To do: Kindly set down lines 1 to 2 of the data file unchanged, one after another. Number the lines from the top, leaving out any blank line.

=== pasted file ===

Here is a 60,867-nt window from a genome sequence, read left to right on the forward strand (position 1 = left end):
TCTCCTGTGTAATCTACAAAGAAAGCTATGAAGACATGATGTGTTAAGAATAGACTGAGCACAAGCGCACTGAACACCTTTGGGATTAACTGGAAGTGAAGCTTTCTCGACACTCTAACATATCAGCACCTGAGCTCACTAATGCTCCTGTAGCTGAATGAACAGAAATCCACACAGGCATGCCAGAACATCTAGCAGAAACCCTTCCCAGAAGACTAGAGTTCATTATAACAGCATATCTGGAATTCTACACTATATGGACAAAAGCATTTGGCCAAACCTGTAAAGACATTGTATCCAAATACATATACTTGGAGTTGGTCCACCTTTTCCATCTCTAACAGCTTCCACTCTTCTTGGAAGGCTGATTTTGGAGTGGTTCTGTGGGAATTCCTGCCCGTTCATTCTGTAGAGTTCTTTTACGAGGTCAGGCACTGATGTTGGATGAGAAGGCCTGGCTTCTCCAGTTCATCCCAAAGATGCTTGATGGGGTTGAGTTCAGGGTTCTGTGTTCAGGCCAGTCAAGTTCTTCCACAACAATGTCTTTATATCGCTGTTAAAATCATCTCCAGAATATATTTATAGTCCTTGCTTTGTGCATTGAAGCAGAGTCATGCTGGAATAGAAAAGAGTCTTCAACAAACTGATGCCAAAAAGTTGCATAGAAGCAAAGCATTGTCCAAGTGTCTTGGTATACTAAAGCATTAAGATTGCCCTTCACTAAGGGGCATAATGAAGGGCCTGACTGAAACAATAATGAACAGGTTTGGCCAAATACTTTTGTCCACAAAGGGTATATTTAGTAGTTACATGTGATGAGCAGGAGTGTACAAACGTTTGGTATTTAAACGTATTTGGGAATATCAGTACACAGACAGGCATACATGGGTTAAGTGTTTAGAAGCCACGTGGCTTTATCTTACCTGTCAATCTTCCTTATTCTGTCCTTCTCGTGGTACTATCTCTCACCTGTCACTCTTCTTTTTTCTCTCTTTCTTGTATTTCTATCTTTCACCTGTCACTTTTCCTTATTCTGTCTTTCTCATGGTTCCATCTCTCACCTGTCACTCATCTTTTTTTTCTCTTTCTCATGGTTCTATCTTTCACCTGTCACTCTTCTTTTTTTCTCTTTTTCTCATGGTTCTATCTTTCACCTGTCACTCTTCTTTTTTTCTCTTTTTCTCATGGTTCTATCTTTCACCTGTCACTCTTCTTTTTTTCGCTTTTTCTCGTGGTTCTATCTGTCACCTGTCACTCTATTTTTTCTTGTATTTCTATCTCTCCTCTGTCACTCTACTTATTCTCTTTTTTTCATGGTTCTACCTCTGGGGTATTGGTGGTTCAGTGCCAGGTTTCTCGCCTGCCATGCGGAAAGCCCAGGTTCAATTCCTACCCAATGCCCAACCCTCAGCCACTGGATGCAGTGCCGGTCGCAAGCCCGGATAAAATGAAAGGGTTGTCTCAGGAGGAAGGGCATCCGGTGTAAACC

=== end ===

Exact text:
Here is a 60,867-nt window from a genome sequence, read left to right on the forward strand (position 1 = left end):
TCTCCTGTGTAATCTACAAAGAAAGCTATGAAGACATGATGTGTTAAGAATAGACTGAGCACAAGCGCACTGAACACCTTTGGGATTAACTGGAAGTGAAGCTTTCTCGACACTCTAACATATCAGCACCTGAGCTCACTAATGCTCCTGTAGCTGAATGAACAGAAATCCACACAGGCATGCCAGAACATCTAGCAGAAACCCTTCCCAGAAGACTAGAGTTCATTATAACAGCATATCTGGAATTCTACACTATATGGACAAAAGCATTTGGCCAAACCTGTAAAGACATTGTATCCAAATACATATACTTGGAGTTGGTCCACCTTTTCCATCTCTAACAGCTTCCACTCTTCTTGGAAGGCTGATTTTGGAGTGGTTCTGTGGGAATTCCTGCCCGTTCATTCTGTAGAGTTCTTTTACGAGGTCAGGCACTGATGTTGGATGAGAAGGCCTGGCTTCTCCAGTTCATCCCAAAGATGCTTGATGGGGTTGAGTTCAGGGTTCTGTGTTCAGGCCAGTCAAGTTCTTCCACAACAATGTCTTTATATCGCTGTTAAAATCATCTCCAGAATATATTTATAGTCCTTGCTTTGTGCATTGAAGCAGAGTCATGCTGGAATAGAAAAGAGTCTTCAACAAACTGATGCCAAAAAGTTGCATAGAAGCAAAGCATTGTCCAAGTGTCTTGGTATACTAAAGCATTAAGATTGCCCTTCACTAAGGGGCATAATGAAGGGCCTGACTGAAACAATAATGAACAGGTTTGGCCAAATACTTTTGTCCACAAAGGGTATATTTAGTAGTTACATGTGATGAGCAGGAGTGTACAAACGTTTGGTATTTAAACGTATTTGGGAATATCAGTACACAGACAGGCATACATGGGTTAAGTGTTTAGAAGCCACGTGGCTTTATCTTACCTGTCAATCTTCCTTATTCTGTCCTTCTCGTGGTACTATCTCTCACCTGTCACTCTTCTTTTTTCTCTCTTTCTTGTATTTCTATCTTTCACCTGTCACTTTTCCTTATTCTGTCTTTCTCATGGTTCCATCTCTCACCTGTCACTCATCTTTTTTTTCTCTTTCTCATGGTTCTATCTTTCACCTGTCACTCTTCTTTTTTTCTCTTTTTCTCATGGTTCTATCTTTCACCTGTCACTCTTCTTTTTTTCTCTTTTTCTCATGGTTCTATCTTTCACCTGTCACTCTTCTTTTTTTCGCTTTTTCTCGTGGTTCTATCTGTCACCTGTCACTCTATTTTTTCTTGTATTTCTATCTCTCCTCTGTCACTCTACTTATTCTCTTTTTTTCATGGTTCTACCTCTGGGGTATTGGTGGTTCAGTGCCAGGTTTCTCGCCTGCCATGCGGAAAGCCCAGGTTCAATTCCTACCCAATGCCCAACCCTCAGCCACTGGATGCAGTGCCGGTCGCAAGCCCGGATAAAATGAAAGGGTTGTCTCAGGAGGAAGGGCATCCGGTGTAAACC